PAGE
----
`Safe corridor' killings prompt ceasefire calls

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The Independent Online
CLAIMS BY refugees fleeing Grozny that Russian forces attacked a bus travelling on a "safe corridor" route out of the city, killing four civilians, led to renewed international calls last night for a ceasefire.

The corridors were set up by Moscow to encourage civilians to leave the besieged city, but Knut Vollebaek, acting head of the Organisation for Security and Co-operation in Europe (OSCE), said the attack showed that the routes were not safe.

Earlier, as Mr Vollebaek, who is also Norway's Foreign Minister, arrived for an official visit, Russia was intent on leaving no doubt in the mind of the most senior European official to visit Chechnya since the start of the war three months ago that it alone will determine the future of the country.

Mr Vollebaek, who flew into Znamenskoye, a Chechen town north west of Grozny, was greeted by elderly Chechens at a town meeting presided over by Nikolai Koshman, Moscow's special envoy to Chechnya. It quickly turned out that the audience were all of the same mind: they welcomed the return of Russian power to Chechnya and opposed talks with Chechen leaders. "My father and grandfather were together with Russia and let me and my grandchildren live together with Russia for ever," one elderly Chechen said. Another asked Mr Koshman if Russia "will betray us again and retreat".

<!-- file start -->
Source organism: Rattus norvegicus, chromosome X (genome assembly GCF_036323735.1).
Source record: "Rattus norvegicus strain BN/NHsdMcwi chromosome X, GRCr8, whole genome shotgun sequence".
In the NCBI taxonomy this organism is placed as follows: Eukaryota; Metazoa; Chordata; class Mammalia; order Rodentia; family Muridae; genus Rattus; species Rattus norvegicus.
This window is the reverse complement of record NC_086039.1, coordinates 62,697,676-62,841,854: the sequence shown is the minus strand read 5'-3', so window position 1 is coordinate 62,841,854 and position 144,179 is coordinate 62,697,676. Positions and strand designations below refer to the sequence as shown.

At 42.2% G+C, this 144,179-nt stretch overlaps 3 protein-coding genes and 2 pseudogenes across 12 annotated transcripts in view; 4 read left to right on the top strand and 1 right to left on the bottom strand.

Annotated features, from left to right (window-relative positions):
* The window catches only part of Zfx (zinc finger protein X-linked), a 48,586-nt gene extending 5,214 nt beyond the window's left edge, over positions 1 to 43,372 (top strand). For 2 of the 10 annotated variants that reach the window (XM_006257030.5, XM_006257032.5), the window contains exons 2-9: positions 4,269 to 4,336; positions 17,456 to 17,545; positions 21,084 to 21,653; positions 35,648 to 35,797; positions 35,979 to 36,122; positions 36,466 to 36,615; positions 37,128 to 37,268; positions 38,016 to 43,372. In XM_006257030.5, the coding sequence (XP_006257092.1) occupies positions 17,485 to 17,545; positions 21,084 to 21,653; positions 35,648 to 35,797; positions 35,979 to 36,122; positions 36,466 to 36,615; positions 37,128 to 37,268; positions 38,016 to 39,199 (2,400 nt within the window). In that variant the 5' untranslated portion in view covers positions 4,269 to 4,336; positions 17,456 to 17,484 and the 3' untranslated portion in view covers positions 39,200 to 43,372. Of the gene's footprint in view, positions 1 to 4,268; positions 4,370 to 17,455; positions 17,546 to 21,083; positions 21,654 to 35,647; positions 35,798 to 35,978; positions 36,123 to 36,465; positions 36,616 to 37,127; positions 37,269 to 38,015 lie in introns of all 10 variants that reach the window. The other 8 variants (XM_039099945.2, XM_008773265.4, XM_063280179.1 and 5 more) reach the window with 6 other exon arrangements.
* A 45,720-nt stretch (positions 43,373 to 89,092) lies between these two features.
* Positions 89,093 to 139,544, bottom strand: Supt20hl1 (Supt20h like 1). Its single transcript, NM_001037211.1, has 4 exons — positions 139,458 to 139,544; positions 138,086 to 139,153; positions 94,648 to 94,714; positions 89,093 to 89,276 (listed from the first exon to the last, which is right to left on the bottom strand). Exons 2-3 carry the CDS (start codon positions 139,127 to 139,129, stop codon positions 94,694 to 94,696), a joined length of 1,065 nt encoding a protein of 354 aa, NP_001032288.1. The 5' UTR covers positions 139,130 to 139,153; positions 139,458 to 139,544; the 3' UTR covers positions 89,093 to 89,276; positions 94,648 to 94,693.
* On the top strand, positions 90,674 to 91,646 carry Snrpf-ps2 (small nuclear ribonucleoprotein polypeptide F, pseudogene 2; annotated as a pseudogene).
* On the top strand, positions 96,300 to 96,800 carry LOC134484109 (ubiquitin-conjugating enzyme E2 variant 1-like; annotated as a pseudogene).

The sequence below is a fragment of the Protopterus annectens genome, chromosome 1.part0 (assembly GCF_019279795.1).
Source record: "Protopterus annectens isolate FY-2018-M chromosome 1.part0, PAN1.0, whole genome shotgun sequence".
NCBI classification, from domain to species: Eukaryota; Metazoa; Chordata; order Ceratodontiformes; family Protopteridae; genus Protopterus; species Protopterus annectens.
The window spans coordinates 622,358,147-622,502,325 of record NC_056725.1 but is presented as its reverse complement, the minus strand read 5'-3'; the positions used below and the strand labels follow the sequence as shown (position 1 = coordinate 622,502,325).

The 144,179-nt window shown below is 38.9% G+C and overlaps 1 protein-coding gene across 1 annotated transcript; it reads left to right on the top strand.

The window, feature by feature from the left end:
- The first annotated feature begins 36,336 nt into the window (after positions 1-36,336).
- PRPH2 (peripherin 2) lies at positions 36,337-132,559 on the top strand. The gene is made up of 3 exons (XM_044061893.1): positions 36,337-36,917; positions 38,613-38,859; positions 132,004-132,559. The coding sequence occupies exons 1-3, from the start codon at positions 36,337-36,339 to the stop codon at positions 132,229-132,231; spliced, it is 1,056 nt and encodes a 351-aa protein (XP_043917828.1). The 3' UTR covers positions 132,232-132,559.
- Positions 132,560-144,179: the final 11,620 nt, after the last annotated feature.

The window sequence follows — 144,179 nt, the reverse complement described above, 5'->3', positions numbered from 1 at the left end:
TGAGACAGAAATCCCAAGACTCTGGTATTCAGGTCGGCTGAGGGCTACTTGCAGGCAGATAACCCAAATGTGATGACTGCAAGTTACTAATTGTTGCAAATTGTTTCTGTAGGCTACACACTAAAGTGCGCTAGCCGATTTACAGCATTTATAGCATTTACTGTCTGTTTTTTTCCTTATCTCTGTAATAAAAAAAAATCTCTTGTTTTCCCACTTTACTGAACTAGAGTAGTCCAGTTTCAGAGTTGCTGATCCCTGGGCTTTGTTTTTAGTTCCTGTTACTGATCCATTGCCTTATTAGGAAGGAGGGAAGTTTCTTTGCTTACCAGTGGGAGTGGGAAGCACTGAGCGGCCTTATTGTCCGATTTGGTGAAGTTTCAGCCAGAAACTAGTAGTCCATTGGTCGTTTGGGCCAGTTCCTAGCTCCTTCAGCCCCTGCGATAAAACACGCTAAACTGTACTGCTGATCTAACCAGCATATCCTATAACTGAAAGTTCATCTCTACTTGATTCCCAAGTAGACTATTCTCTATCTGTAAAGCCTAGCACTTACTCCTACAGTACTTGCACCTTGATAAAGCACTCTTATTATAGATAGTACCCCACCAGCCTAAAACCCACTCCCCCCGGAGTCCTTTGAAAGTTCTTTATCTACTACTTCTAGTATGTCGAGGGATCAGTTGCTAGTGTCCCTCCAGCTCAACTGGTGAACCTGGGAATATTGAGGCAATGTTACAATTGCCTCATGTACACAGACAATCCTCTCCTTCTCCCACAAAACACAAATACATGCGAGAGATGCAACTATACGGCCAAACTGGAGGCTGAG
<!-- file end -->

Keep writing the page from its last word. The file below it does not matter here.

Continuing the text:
Mr Vollebaek was clearly finding the endorsements of the Russian invasion a little hard to take. He said that the OSCE would arrange all the aid it could, and that the Chechen President, Aslan Maskhadov, "should be included in the political process because he is the legally elected president".

It was not entirely surprising that Russia should have laid on a town meeting for Mr Vollebaek endorsing its position, but curious that everyone who spoke was aged over 60. One reason may be that Russia has promised that Chechen pensions will once more be paid.

The towns in this part of Chechnya were not badly damaged by the Russian bombardment, but many houses appear abandoned. Shops are shut and often the only sign of life is women selling cigarettes beside the road. In the refugee camp at Znamenskoye, Sala and Raisa Elmourzayev had just arrived from Grozny after walking 20 miles through shell fire. "There is no food there," they said. "Dogs are eating cats in the city."

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